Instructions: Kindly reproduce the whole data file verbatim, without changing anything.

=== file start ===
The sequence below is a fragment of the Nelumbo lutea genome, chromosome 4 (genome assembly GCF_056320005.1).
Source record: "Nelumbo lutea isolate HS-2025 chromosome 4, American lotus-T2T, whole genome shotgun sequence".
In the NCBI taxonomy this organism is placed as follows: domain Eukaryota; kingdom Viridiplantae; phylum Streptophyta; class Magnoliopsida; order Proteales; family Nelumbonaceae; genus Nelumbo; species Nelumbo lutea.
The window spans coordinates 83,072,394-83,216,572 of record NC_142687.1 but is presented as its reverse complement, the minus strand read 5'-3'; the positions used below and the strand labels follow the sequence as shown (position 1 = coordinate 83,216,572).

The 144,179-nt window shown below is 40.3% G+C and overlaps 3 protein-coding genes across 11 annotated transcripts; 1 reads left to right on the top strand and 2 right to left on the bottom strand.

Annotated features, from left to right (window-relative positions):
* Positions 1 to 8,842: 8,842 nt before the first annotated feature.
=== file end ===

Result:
The sequence below is a fragment of the Nelumbo lutea genome, chromosome 4 (genome assembly GCF_056320005.1).
Source record: "Nelumbo lutea isolate HS-2025 chromosome 4, American lotus-T2T, whole genome shotgun sequence".
In the NCBI taxonomy this organism is placed as follows: domain Eukaryota; kingdom Viridiplantae; phylum Streptophyta; class Magnoliopsida; order Proteales; family Nelumbonaceae; genus Nelumbo; species Nelumbo lutea.
The window spans coordinates 83,072,394-83,216,572 of record NC_142687.1 but is presented as its reverse complement, the minus strand read 5'-3'; the positions used below and the strand labels follow the sequence as shown (position 1 = coordinate 83,216,572).

The 144,179-nt window shown below is 40.3% G+C and overlaps 3 protein-coding genes across 11 annotated transcripts; 1 reads left to right on the top strand and 2 right to left on the bottom strand.

Annotated features, from left to right (window-relative positions):
* Positions 1 to 8,842: 8,842 nt before the first annotated feature.